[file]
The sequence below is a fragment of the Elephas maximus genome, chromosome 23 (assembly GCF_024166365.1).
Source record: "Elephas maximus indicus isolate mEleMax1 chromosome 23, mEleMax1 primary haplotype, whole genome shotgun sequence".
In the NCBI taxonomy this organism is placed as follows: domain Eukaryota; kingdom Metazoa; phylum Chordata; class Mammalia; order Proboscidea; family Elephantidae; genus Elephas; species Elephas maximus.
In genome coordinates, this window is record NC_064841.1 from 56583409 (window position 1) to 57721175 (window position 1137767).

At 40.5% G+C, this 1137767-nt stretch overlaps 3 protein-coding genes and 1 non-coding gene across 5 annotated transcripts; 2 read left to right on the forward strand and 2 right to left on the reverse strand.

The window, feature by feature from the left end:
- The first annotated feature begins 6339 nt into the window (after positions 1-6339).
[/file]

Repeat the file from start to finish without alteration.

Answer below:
The sequence below is a fragment of the Elephas maximus genome, chromosome 23 (assembly GCF_024166365.1).
Source record: "Elephas maximus indicus isolate mEleMax1 chromosome 23, mEleMax1 primary haplotype, whole genome shotgun sequence".
In the NCBI taxonomy this organism is placed as follows: domain Eukaryota; kingdom Metazoa; phylum Chordata; class Mammalia; order Proboscidea; family Elephantidae; genus Elephas; species Elephas maximus.
In genome coordinates, this window is record NC_064841.1 from 56583409 (window position 1) to 57721175 (window position 1137767).

At 40.5% G+C, this 1137767-nt stretch overlaps 3 protein-coding genes and 1 non-coding gene across 5 annotated transcripts; 2 read left to right on the forward strand and 2 right to left on the reverse strand.

The window, feature by feature from the left end:
- The first annotated feature begins 6339 nt into the window (after positions 1-6339).